What a time to offer up thanks to Almighty God!
Highly publicized wars and others seldom heard about, more crime, more violence, a down economy, the continuing breakdown of families — all of these conditions might discourage us. Some despairing souls might even call for a moratorium on Thanksgiving observances. Yet people have thanked God in times like ours before. One of them was the writer of Psalms 66 who thanked the Lord for the past, for the present, and for the future.
Thank You, Lord, for Yesterday
In Psalms 66:5-6, the psalmist recalls the mighty acts of God in the past: “Come and see what God has done, how awesome his works in man’s behalf! He turned the sea into dry land, they passed through the waters on foot; come, let us rejoice in him.”
Israel was grateful for its heritage: the patriarchs who took God at His word and stepped out on faith, the prophets who courageously spoke the Word of God, the psalmists who sang songs of praise on dark days.
Every Christian can thank God for the great events that have brought us hope for this life and for eternity: the coming of Christ, the cross, the resurrection, the great affirmations from the pen of Paul, such as “God was reconciling the world to himself in Christ, not counting men’s sins against them” (2 Corinthians 5:10).
And we can thank God for our Christian heritage which has permitted us ready access to the faith. Think of some of the elements of that heritage:
– those who labored to faithfully transmit the text of the Bible
– the founders of our churches
– grandparents and parents who were models of what Christians should be
– faithful pastors and Sunday school teachers
– a friend who told us about Christ
– and many more.
We can say, “Thank You, Lord, for yesterday.”
Thank You, Lord, for Today
The psalmist says in Psalms 66:8-9, “Praise our God, O peoples, let the sound of his praise be heard; he has preserved our lives and kept our feet from slipping.”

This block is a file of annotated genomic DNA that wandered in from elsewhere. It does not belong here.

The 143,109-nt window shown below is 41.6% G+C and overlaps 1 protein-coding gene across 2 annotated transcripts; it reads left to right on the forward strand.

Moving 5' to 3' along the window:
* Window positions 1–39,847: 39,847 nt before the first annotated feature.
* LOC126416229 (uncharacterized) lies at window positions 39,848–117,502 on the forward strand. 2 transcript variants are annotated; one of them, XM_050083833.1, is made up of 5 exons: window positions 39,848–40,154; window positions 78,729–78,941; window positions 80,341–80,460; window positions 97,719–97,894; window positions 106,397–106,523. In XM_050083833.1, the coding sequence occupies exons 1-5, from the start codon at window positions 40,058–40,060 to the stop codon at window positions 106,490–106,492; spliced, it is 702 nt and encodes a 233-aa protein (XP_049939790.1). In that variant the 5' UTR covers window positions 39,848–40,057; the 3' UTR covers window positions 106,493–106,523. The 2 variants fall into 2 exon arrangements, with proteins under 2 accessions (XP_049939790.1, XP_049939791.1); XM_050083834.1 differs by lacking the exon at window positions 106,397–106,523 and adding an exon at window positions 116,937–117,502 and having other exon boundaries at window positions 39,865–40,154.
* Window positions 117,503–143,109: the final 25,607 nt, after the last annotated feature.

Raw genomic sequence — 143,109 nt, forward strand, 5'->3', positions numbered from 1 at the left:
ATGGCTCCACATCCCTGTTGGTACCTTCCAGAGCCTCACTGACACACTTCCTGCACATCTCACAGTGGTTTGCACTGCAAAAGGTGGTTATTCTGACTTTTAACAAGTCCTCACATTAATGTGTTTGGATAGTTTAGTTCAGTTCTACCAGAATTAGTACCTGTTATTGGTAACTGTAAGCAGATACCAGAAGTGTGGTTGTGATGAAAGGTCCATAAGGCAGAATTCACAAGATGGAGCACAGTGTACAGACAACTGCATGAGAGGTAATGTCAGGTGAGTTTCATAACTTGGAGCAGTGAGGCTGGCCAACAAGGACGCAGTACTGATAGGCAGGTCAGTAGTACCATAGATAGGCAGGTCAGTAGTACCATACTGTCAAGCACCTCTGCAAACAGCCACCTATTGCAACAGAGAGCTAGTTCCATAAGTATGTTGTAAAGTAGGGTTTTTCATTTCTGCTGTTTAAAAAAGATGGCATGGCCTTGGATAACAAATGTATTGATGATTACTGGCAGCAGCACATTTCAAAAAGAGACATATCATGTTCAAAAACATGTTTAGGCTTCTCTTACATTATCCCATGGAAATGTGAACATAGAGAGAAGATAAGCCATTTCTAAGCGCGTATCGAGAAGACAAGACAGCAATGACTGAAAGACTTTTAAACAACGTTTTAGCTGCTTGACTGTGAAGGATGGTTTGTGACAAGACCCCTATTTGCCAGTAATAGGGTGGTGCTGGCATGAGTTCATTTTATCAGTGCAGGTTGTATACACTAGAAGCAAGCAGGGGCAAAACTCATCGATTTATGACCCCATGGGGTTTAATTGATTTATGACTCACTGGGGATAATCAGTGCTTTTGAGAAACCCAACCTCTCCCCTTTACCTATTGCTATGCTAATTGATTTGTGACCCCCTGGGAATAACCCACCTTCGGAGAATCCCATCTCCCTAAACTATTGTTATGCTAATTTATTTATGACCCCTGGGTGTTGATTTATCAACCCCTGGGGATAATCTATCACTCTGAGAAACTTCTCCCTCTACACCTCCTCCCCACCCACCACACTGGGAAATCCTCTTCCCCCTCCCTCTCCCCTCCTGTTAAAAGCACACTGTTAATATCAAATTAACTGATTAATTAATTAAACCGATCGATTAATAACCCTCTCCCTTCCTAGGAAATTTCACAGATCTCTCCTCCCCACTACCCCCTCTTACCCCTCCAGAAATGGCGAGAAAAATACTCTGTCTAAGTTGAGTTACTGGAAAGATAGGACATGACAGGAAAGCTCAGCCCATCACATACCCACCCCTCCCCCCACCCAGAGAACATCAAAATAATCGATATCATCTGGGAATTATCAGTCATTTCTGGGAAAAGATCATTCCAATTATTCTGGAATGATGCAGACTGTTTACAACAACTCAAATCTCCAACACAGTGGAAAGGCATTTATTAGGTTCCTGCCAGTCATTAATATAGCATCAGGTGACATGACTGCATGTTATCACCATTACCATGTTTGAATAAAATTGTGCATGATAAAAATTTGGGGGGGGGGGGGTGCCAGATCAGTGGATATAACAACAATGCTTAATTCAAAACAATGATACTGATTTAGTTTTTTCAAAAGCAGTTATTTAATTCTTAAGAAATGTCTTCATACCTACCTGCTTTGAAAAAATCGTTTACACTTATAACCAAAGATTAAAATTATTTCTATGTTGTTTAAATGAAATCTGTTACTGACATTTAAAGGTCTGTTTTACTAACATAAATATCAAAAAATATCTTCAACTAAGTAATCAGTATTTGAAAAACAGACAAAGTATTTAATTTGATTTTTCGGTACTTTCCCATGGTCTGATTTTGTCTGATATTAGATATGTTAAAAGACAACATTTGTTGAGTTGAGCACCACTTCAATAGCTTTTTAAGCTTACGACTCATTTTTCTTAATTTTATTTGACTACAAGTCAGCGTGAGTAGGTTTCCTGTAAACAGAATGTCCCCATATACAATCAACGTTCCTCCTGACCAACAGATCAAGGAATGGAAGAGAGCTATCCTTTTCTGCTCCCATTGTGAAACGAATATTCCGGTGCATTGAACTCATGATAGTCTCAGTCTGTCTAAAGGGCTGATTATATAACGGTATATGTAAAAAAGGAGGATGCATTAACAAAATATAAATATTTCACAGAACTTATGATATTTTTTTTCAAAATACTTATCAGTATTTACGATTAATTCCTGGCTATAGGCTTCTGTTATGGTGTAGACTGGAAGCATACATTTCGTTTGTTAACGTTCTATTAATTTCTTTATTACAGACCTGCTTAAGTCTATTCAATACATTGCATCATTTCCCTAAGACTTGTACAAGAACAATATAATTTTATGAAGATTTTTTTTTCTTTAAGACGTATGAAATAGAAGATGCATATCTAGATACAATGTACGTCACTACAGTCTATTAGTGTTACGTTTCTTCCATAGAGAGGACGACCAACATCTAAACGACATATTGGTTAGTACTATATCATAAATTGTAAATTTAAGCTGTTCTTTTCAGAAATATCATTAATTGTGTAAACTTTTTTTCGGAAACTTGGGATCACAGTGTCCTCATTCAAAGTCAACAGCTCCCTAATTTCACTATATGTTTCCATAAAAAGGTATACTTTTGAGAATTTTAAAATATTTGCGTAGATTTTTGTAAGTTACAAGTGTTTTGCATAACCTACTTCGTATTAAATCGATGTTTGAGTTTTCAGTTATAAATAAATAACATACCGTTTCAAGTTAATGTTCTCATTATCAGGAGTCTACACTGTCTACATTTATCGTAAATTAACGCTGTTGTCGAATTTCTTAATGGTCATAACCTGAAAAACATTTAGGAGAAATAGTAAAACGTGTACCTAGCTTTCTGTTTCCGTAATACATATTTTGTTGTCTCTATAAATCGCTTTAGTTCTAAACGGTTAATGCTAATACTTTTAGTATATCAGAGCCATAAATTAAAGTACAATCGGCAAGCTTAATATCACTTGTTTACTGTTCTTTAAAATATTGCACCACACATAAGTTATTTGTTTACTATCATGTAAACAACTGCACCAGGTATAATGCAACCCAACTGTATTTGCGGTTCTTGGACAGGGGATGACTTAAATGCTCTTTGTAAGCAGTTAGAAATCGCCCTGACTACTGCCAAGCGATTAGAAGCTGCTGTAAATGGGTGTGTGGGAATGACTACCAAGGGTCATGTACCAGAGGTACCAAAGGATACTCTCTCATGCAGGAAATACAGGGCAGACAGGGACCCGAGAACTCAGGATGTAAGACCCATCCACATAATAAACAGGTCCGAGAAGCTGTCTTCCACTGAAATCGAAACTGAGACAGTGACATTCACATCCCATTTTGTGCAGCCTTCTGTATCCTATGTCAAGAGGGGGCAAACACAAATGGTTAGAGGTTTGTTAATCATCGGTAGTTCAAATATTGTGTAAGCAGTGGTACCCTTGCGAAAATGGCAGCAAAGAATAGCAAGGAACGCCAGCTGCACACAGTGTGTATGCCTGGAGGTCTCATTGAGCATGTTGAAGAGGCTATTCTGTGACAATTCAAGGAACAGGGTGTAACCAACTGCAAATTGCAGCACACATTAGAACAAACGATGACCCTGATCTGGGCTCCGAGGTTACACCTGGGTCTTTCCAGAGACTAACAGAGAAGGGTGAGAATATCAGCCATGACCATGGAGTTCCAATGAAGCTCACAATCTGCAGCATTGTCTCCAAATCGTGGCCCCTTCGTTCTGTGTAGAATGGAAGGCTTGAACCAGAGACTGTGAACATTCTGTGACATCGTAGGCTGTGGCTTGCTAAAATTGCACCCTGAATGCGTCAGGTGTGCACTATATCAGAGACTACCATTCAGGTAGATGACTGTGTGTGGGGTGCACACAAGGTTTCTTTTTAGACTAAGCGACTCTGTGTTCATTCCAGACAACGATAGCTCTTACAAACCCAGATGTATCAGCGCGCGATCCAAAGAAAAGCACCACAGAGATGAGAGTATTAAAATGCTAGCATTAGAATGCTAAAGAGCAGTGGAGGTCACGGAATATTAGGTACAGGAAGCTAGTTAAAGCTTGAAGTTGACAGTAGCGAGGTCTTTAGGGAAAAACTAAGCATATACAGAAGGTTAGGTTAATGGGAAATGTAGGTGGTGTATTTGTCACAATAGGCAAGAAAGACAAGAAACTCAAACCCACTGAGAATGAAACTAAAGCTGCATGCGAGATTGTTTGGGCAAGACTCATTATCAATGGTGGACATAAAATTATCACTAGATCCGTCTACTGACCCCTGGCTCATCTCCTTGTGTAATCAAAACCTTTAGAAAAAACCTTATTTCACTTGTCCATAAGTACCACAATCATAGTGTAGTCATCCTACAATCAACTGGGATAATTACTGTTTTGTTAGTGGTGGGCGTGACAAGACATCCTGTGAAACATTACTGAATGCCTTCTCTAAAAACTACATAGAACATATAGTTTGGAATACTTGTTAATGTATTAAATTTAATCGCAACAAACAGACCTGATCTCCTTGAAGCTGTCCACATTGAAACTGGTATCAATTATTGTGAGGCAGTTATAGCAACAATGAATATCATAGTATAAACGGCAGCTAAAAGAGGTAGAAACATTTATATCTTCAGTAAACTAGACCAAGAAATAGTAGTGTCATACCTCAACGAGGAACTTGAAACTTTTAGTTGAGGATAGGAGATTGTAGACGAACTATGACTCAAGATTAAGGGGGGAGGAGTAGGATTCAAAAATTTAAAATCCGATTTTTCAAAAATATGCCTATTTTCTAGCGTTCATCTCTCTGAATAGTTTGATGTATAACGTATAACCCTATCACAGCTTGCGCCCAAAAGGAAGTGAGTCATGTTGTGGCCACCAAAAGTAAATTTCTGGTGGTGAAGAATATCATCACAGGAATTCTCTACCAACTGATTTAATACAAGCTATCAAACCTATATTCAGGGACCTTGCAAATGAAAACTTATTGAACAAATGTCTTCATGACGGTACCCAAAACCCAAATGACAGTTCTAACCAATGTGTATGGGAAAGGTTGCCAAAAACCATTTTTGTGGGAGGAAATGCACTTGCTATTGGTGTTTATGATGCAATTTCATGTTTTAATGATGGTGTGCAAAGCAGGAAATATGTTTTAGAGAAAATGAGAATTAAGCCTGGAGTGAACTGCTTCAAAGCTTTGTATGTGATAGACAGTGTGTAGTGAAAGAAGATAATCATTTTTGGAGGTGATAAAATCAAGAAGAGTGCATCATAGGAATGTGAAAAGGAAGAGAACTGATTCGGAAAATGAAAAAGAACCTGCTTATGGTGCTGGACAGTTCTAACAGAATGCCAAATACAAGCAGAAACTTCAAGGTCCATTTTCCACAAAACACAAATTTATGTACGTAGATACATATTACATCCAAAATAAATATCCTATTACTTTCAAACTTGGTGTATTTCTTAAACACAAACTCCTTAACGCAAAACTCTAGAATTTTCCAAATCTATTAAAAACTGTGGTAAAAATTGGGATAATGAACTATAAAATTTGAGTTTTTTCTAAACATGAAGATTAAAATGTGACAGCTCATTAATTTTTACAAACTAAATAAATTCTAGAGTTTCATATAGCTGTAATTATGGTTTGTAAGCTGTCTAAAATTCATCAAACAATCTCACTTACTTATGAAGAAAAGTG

Let us thank God for life, as did a little girl who prayed, “Thank You, Lord, for Mommy and Daddy, for Grandma and Grandpa, thank You for John and Joel, and thank You, Lord, for me.”
There never were any “good old days.” The great leaders of the Christian church despaired over conditions in their times. However, they believed that God was alive, and their actions and writings have blessed the church for centuries.
Tremendous opportunities challenge the church today. Large parts of the world — including Eastern Europe, Africa, and Latin America — are open to the gospel as never before:
– we have the technology and the volunteers to reach the people groups that have never had a Christian church planted in their midsts.
– more people of all ages and from all walks of life are volunteering for short terms of overseas Christian service;
– many of the young people ready to do missionary work today come from young churches in third-world countries;
– God is alive, and He is using His people to do good things.
In Europe there are some bells strung across a mountain range. There is no rope suspended from the bells; no human hand ever rings them. Their sound is heard when the wind blows. In the autumn there may be a few tingles as gentle winds move the bells, but during the gales of winter they peal forth their most majestic music.
God brings out the best in us under the pressure of tough times. Let us thank Him that we are alive today.
Thank You, Lord, for Tomorrow
In Psalms 66:4 of this Psalm, the writer looks forward to the day ahead: “All the earth bows down to you; they sing praise to you, they sing praise to your name.” The psalmist saw the day when God will reign and the world will respond to Him in worship.
Though we may not be sure of all the details, we do know the end of the story. God’s promises will be fulfilled and His purposes completed. God is working in history to bring about His ultimate victory.
We work for the Lord because we are confident that He is in control. That was the attitude of a man who lived during days of great turmoil in England. In a chapel at Stanton Harold, outside of London, these words are engraved on a plaque:
“In the year 1653, when all things sacred throughout the nation were either demolished or profaned, Sir Robert Shirley Baronet founded this church whose singular praise it is to have done the best things in the worst times and hoped them in the most calamitous.”

Share This On: